Accusations that the leading U.S. funders of biomedical research "ignore truly innovative thinkers" and "encourage conformity if not mediocrity" are seldom heard in the polite precincts of top science journals. Yet they are front and center in a paper published Wednesday in the journal Nature, which concludes that fewer than half of America's most influential and productive biomedical scientists now receive funding from the National Institutes of Health.

Critics have long argued that NIH, which spends some $30 billion a year on biomedical research at universities and medical centers worldwide, funds conventional, incremental science rather than swing-for-the-fences studies more likely to produce breakthroughs. But the new analysis goes further: It marshals data to show that U.S. biomedical researchers who make the most influential discoveries are not getting NIH support.

"I was astonished by the findings," said Jack Dixon, vice president and chief scientific officer of the nonprofit Howard Hughes Medical Institute (HHMI), who was not involved in the study. "It's just amazing that most of NIH's $30 billion is going to scientists who haven't had the greatest impact."

NIH Director Francis Collins said the agency is "always trying to improve" how it evaluates grant proposals and has recently launched several programs to explicitly support groundbreaking science, which he concedes can get lost in the bureaucracy.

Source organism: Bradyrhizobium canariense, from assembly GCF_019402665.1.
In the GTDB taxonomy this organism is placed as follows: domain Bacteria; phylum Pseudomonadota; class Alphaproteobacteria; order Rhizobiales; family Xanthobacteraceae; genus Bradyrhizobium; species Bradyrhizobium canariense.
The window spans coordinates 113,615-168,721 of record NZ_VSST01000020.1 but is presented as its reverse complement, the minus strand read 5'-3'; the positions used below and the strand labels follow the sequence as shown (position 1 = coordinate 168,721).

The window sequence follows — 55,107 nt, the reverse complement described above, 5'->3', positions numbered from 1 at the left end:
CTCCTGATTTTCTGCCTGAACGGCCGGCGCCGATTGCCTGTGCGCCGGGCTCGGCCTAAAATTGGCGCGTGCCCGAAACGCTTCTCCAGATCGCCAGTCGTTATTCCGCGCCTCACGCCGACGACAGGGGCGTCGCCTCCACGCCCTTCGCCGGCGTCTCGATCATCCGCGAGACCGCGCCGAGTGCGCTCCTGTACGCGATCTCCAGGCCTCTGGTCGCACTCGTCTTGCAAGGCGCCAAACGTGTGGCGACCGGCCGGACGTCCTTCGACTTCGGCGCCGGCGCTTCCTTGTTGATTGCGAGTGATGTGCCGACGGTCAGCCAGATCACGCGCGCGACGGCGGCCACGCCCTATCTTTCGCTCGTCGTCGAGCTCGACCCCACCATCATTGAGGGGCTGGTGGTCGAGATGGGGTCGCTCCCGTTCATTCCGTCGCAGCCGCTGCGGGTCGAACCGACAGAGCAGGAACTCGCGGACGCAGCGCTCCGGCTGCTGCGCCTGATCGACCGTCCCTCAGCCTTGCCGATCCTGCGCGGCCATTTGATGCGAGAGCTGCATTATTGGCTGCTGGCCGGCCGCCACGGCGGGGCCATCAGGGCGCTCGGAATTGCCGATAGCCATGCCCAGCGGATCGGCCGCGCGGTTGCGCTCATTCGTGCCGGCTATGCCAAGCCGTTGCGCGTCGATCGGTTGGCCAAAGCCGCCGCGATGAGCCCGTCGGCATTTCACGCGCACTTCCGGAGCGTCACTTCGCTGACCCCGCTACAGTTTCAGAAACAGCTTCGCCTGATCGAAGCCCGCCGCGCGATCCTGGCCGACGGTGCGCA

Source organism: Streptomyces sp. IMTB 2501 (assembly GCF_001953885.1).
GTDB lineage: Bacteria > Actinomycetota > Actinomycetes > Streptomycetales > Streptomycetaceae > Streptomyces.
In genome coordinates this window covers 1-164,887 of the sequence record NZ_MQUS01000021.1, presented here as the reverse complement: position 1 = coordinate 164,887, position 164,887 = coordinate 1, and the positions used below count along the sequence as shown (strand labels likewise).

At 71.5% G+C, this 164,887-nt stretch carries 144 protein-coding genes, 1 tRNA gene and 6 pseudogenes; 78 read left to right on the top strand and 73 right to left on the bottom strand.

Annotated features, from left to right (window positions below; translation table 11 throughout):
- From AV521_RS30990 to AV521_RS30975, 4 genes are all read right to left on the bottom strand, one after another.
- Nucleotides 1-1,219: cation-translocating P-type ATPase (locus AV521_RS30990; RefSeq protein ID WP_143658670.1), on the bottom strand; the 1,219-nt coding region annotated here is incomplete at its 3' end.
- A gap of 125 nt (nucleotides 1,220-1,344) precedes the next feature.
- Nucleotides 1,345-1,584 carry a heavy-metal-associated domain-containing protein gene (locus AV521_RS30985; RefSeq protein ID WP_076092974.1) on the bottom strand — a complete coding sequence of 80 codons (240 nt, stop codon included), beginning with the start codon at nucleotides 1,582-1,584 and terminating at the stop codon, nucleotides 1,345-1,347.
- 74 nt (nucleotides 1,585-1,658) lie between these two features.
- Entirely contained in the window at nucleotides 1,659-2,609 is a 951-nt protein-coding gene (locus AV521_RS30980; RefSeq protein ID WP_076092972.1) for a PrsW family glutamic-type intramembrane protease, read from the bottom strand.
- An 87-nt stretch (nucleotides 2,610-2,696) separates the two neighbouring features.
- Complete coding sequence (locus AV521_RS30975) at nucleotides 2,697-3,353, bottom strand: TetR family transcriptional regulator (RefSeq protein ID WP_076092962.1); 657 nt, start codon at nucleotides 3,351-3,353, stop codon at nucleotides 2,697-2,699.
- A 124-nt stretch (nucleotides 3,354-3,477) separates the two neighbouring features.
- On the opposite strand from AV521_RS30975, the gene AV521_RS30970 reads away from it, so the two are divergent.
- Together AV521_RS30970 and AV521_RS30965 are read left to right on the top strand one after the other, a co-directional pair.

The process of deciding which studies NIH should fund "can be very conservative," said Collins. "Faced with a very innovative, intriguing proposal that could crash and burn versus an incremental one, reviewers can slip in the direction of the sure thing" as they try to ensure that there will be some result, even a less-than-groundbreaking one, for taxpayers' money.


For their analysis, Dr. John Ioannidis, director of the Prevention Research Center at Stanford School of Medicine in Palo Alto, California, and graduate student Joshua Nicholson of Virginia Tech in Blacksburg identified the 700 biomedical papers published since 2001 that had been cited at least 1,000 times. (Citations, in which one paper refers to another, are considered to be the best measure of a study's impact on a particular field.)

Of those papers' primary authors, only 40 percent of those not serving on NIH panels are currently funded by NIH. Conversely, a mere 0.8 percent of the scientists in these "study sections," which evaluate some 80,000 grant proposals a year, are primary authors of 1,000-citation papers.

"Not only do the most highly cited authors not get funded," the Nature authors write. "Worse, those who influence the funding process are not among those who drive the scientific literature."

Although members of study sections fall short in scientific impact, they do well in the funding sweepstakes. They are significantly more likely to receive NIH money than are scientists who do not volunteer for the panels. Yet their work tends to be similar to other NIH-funded studies, the Nature study found, not envelope-pushing research.